A morton's neuroma (or an "inter-digital" neuroma) is found between the toes of the foot, most commonly the third and fourth toes. It can also occur between the metatarsal bones (the long bones in the forefoot). It is basically an entrapped nerve, which becomes inflamed due to constant irritation from the surrounding bony structures.
Some say that this condition should not be called Morton's neuroma as, in fact, it is not actually a neuroma. A neuroma is a non-cancerous (benign) tumour that grows from the fibrous coverings of a nerve. There is no tumour formation in Morton's neuroma. The anatomy of the bones of the foot is also thought to contribute to the development of Morton's neuroma. For example, the space between the long bones (metatarsals) in the foot is narrower between the second and third, and between the third and fourth metatarsals. This means that the nerves that run between these metatarsals are more likely to be compressed and irritated. Wearing narrow shoes can make this compression worse.
Symptoms typically include pain, often with pins and needles on one side of a toe and the adjacent side of the next toe. Pain is made worse by forefoot weight bearing and can also be reproduced by squeezing the forefoot to further compress the nerve. Pressing in between the third and forth metatarsals for example with a pen can also trigger symptoms.
A doctor can usually identify Morton's neuroma during a physical exam. He or she will squeeze or press on the bottom of your foot or squeeze your toes together to see if it hurts. Your doctor may also order an X-ray of your foot to make sure nothing else is causing the pain.
Non Surgical Treatment
The good news is that the pain can often be relieved fairly easily with the right softer styled orthotic (even in those cases where there is concurrent plantar plate tears and capsulitis!), but its important to remeber that even if your no longer in pain, there is no magic cure to speeding up the healing process so one must take care of their feet for 6-12 weeks. As a rule of thumb a neuroma should always be treated conservatively where possible. This means icing and resting the area, trying to remove the causative factors, and providing postural control and support via metatarsal domes or, if needed, specialised pre-made or custom made orthotics.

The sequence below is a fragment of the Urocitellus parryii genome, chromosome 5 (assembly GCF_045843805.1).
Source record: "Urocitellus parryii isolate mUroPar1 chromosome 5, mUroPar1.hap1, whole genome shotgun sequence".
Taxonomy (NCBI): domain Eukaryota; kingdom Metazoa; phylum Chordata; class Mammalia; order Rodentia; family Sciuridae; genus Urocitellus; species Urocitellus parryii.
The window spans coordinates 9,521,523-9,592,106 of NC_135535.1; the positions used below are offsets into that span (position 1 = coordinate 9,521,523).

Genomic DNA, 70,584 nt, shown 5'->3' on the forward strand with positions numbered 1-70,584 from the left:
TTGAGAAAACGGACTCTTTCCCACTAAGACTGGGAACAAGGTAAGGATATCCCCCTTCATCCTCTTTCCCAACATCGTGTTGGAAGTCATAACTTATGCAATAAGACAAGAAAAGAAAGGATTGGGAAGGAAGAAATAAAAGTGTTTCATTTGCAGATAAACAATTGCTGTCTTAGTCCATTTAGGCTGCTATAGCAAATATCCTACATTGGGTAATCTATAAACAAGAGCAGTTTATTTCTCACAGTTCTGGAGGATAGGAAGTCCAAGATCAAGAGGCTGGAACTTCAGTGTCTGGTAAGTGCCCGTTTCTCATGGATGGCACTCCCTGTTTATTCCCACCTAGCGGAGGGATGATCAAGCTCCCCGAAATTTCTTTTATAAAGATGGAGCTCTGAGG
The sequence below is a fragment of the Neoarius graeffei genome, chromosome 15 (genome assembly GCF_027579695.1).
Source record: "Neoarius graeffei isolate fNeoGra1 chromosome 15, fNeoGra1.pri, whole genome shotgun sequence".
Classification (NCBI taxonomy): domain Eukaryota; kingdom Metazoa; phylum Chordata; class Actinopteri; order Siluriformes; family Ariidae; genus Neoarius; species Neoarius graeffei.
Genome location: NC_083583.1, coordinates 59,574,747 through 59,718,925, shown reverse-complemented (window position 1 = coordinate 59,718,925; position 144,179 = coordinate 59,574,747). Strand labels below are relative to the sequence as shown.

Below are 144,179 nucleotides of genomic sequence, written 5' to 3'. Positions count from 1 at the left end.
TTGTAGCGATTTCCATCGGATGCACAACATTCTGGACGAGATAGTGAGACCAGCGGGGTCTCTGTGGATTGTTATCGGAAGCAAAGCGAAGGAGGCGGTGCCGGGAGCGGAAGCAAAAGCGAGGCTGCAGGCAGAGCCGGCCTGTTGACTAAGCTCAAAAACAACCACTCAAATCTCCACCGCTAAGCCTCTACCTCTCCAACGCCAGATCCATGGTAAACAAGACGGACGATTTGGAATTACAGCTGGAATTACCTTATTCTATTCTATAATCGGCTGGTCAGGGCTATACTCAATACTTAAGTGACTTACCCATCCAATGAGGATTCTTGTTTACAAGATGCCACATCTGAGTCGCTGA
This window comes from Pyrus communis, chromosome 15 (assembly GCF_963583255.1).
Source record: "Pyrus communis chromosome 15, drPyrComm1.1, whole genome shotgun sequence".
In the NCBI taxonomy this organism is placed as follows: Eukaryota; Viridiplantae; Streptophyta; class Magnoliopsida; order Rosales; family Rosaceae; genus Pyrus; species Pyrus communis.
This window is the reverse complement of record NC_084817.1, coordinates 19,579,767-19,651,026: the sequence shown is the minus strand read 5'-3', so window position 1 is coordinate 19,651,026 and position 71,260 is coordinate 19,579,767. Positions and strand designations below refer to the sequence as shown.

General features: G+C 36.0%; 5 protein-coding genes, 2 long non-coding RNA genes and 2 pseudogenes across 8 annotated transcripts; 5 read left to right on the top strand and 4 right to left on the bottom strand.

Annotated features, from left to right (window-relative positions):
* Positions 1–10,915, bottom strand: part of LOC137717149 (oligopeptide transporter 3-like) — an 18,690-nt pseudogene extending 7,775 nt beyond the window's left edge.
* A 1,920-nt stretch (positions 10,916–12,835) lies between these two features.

When early treatments fail and the neuroma progresses past the threshold for such options, podiatric surgery may become necessary. The procedure, which removes the inflamed and enlarged nerve, can usually be conducted on an outpatient basis, with a recovery time that is often just a few weeks. Your podiatric physician will thoroughly describe the surgical procedures to be used and the results you can expect. Any pain following surgery is easily managed with medications prescribed by your podiatrist.
Always warm-up thoroughly before vigorous athletics. Avoid activities that cause pain. Stretch and strengthen the feet through gradual exercise.